• RV Life and Living

What RV Is Easiest To Drive?

What are the things that I most wonder about when planning an RV vacation is the ease of how to drive a motorcoach. And the more I thought about it, the more I realized that most beginners have no idea how easy or difficult it is to drive different RVs classes. Because of that, I've decided to make this article to help give you a short guide on what might be best for your driving RV vacation.


What is the easiest RV to drive? Without a doubt, the easiest RVs to drive are Class A, Class B, and Class C. These are all motorcoach RVs with varying specifications depending on what you need. Each of them is good in their own right for different situations and different families.


Now that you know the easiest RVs to drive our, I'm sure you have some questions about them. Questions like which of these RVs is right for me? How expensive are these RVs? What features and amenities do these RVs in classes come with? What if I wanted to instead go with a travel trailer or 5th wheel? All of these are fantastic questions that I will answer in this article.


Which of these RVs is right for me?


Each class of RV fills a different need depending on what you want for your vacation. There is something out there for you, from the large rosaries motor coaches of Class A to the conservative and economic Class B. I'll be going over each of the classes a little bit here to give you a better idea of which one you may want to pick.


Class A motorhome


Classes As are widely considered the Pinnacle of motor coaches. With their extensive size, a great amount of power, and built-in features, they're offered a favorite among those that live the RV life. A few aspects make the class great for driving, and a few that might make you hesitate about getting one.


A Class A motorhome can range anywhere from 28 feet long up to 45 ft long. Depending on the length that you choose with your model will affect how easy it is for you to drive. Obviously, the shorter the vehicle, the more control you have over it.


Class A also tends to be very heavy RVs due to the materials used in their construction, and the future is built-in. You will have to contend with driving down the road with a full bedroom, living room, kitchen, and bathroom setups. This will be quite a bit of weight in a moving vehicle on the road or Highway, and if you're inexperienced, it may seem a bit overwhelming.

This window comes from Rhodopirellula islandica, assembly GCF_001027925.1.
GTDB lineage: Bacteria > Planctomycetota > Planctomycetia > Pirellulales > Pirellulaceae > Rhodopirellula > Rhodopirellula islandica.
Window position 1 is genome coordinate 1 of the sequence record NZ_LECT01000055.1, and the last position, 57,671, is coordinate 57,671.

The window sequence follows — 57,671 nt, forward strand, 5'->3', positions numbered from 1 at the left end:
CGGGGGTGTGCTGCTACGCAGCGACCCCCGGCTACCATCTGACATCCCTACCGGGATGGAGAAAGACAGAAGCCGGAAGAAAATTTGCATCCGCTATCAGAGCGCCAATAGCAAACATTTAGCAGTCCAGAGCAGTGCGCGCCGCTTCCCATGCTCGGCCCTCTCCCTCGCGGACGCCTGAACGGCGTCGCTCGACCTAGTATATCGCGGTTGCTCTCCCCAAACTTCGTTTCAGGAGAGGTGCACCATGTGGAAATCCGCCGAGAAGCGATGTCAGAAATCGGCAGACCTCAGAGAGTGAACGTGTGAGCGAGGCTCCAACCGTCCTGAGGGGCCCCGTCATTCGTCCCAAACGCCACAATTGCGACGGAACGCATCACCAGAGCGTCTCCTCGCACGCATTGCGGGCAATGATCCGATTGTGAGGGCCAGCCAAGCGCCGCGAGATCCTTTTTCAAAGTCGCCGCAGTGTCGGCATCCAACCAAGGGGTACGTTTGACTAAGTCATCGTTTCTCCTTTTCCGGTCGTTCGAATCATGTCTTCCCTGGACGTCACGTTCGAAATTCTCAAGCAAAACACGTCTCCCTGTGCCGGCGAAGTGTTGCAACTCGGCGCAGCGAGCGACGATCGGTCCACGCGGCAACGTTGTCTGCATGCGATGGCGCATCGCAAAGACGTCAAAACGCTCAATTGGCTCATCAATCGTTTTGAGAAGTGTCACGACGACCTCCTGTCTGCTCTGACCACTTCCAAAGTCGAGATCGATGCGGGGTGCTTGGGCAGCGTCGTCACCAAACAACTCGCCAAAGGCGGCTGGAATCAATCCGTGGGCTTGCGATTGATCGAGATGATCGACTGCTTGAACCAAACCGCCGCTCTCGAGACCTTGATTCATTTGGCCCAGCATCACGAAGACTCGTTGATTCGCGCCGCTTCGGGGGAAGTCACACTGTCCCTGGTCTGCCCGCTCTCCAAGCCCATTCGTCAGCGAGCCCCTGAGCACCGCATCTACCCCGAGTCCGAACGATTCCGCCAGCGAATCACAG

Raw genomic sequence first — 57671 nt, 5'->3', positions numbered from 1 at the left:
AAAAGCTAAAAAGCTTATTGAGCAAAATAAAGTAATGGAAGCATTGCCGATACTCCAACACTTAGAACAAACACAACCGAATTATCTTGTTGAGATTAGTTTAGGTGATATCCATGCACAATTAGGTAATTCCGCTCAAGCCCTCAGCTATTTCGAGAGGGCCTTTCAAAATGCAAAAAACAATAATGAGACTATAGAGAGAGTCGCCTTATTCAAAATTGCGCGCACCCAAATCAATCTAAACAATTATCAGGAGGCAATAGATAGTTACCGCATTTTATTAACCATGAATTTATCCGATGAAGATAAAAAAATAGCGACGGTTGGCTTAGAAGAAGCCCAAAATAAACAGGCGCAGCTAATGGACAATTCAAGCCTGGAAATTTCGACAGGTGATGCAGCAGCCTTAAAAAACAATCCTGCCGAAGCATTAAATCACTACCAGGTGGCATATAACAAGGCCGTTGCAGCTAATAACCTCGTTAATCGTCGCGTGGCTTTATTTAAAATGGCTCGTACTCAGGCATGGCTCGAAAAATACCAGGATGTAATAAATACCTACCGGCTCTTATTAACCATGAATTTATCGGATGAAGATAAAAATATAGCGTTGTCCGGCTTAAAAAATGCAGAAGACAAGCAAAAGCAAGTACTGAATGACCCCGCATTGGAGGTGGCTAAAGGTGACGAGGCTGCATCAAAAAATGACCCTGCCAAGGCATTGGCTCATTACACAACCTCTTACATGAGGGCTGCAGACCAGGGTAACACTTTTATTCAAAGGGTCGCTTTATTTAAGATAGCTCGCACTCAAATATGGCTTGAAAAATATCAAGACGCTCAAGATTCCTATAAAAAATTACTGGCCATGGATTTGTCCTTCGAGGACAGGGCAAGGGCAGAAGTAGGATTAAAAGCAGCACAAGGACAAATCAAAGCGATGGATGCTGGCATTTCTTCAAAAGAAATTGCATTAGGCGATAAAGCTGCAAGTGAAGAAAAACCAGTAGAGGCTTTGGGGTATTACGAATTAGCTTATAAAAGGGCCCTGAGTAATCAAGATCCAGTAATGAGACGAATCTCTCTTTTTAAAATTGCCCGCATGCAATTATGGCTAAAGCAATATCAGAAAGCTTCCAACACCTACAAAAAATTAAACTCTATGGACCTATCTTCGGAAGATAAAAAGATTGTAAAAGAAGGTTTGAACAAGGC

B Class A RV does usually have larger engines do to compensate for both the length and weight. These engines can run on either gas or diesel, depending on the model that you choose. Either of these while I can give you enough power to move your vehicle effectively and maintain control.


A Clase also usually comes with features such as rear-mounted cameras for backing up. These cameras can help you when reversing or just checking behind you to see what is at the rear of your RV. There are also ever features such as Lane sensors add power steering to help you drive on the road.


Class C RVs


Class C RVs tend to be very good for traveling families that want to go on vacation. There's not necessarily more space in a Class C RV, but space is allocated more for communal living. This often means that the length and weight are somewhat rearranged the class C compared to Class A.


The length of a typical Class C is usually somewhere between 25 to 38 feet. This is from the front of the cab to the back of the RV.


Often classes are not necessarily made from such fine materials as other classes and therefore don't weigh as much. You will still usually have a bedroom, bathroom, living room, and a sleeping area of the front cab. Keep this way in mind when you're looking at your preferred coach.


On the whole, you off and find the same set of features on Class C as you would have class A. Everything from rearview cameras to sensors to onboard controls will often be similar to the class A counterpart.